Chinese tech giant Huawei on March 7, 2019, in a press conference, has announced that it has filed a lawsuit against the U.S. government, challenging a law that bans federal agencies from buying the company's products.
The lawsuit instituted in Texas is filed against a specific provision in the 2019 National Defence Authorization Act. That provision bans any U.S. government agency or any company that is either a government contractor or receives a government loan or grant, from using equipment made by Huawei and ZTE. The lawsuit claims that this ban is unconstitutional because it singled out Huawei for punishment without a fair trial, reports Bloomberg.
The U.S. government has time and again claimed that the China-based smartphone and telecommunication company uses its equipment to spy on the U.S. and the data obtained by the firm is sent to the Chinese government. However, the U.S. offered no evidence that the firm sends data to the Chinese government or is any kind of security risk.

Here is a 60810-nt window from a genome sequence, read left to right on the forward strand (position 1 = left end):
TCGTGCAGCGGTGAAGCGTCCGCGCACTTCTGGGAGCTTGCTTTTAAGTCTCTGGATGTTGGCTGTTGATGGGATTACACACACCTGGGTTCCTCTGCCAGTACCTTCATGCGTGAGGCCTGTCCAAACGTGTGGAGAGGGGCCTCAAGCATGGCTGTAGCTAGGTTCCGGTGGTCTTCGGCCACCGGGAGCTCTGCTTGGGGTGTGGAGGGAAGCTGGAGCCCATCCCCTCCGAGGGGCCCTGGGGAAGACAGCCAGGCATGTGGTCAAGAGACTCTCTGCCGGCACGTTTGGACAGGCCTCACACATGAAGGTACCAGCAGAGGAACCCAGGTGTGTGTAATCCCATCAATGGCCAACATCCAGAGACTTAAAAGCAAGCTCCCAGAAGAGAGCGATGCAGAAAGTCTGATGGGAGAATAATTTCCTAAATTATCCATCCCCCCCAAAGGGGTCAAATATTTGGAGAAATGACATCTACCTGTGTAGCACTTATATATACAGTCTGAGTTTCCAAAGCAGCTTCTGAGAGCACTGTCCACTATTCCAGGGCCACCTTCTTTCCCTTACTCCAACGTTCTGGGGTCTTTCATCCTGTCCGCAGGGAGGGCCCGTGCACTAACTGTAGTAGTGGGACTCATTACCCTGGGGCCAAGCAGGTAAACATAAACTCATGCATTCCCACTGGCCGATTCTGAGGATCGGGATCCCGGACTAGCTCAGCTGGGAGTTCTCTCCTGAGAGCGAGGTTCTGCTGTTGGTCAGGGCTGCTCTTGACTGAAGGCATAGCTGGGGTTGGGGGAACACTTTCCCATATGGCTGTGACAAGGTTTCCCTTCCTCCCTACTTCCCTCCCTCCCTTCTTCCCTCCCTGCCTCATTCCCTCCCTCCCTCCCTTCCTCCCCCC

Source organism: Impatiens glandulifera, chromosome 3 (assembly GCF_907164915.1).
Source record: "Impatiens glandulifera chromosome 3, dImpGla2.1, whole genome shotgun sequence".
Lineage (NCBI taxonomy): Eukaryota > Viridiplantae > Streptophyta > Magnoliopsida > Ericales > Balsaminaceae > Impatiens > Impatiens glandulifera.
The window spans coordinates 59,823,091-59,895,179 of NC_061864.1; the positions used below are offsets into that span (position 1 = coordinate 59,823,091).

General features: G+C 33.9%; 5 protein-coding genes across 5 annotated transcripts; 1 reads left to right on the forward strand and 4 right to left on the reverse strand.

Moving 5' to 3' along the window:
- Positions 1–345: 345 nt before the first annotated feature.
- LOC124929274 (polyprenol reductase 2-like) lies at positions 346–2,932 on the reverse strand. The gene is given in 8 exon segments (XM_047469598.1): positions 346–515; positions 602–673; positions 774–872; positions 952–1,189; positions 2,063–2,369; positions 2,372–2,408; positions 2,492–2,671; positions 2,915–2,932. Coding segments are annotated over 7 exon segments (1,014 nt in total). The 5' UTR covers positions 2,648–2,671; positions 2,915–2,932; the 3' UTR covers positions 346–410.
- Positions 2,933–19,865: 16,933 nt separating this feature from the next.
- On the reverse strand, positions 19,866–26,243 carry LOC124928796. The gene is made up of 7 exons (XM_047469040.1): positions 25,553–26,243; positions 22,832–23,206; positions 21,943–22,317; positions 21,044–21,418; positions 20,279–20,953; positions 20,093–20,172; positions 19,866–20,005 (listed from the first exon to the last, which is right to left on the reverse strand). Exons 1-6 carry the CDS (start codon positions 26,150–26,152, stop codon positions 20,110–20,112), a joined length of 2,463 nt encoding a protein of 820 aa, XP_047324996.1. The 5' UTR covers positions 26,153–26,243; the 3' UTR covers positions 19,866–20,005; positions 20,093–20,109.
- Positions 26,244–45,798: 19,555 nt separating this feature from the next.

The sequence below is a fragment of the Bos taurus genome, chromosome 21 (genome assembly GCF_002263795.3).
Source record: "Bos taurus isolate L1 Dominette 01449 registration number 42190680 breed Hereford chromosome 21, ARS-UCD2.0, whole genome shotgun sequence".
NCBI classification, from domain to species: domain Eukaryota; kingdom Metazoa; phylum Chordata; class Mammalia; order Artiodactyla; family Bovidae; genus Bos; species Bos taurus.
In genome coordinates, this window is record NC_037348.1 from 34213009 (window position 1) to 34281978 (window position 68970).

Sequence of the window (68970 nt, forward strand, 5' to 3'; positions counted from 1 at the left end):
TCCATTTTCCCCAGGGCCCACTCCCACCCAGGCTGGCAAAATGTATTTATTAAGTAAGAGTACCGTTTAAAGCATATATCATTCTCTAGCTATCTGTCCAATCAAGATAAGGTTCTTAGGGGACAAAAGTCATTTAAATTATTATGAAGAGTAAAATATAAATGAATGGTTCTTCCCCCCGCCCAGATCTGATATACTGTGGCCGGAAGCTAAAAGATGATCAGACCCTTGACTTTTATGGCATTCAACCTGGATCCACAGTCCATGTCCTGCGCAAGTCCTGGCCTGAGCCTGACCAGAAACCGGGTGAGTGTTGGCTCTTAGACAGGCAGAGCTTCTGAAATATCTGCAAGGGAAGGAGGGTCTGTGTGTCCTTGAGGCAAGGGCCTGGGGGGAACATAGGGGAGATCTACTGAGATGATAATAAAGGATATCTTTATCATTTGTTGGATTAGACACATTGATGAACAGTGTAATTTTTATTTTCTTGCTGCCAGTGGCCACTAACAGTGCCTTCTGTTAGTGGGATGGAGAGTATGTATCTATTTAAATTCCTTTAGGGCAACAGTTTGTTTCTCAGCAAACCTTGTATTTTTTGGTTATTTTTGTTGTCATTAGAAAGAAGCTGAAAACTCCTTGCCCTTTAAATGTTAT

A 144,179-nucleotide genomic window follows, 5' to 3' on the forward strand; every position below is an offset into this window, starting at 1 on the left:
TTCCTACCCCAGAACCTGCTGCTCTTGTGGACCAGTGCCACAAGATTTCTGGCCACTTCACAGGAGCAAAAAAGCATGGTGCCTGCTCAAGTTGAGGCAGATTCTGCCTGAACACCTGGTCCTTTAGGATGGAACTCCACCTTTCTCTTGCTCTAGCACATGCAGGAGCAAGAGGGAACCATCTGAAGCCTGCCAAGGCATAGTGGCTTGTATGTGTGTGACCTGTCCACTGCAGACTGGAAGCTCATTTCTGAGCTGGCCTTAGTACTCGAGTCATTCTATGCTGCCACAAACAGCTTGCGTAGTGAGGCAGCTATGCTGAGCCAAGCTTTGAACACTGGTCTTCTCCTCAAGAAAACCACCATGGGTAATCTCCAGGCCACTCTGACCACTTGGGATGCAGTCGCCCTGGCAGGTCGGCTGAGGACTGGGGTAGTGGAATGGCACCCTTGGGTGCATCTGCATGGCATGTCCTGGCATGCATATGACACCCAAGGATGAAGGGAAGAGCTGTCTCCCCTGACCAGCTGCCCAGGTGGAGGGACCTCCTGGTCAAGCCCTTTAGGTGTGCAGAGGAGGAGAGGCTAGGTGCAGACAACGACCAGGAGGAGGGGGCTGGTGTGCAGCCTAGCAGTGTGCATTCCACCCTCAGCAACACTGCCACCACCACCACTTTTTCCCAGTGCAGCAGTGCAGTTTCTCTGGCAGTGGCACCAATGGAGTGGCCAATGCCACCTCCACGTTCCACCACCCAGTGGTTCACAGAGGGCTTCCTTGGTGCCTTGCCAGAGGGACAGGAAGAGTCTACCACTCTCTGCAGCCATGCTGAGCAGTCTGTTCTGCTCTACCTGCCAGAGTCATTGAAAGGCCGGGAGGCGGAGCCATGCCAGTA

"This ban not only is unlawful, but also restricts Huawei from engaging in fair competition, ultimately harming US consumers," Huawei Deputy Chairman Guo Ping said during the press conference held at the company's headquarters in the Chinese city of Shenzhen.
"The US Congress has repeatedly failed to produce any evidence to support its restrictions on Huawei products…We are compelled to take this legal action as a proper and last resort,” Guo said.
One of China’s biggest tech firm, Huawei is a key player in the global rollout of super-fast 5G wireless networks and its smartphones compete globally with those of Apple and Samsung.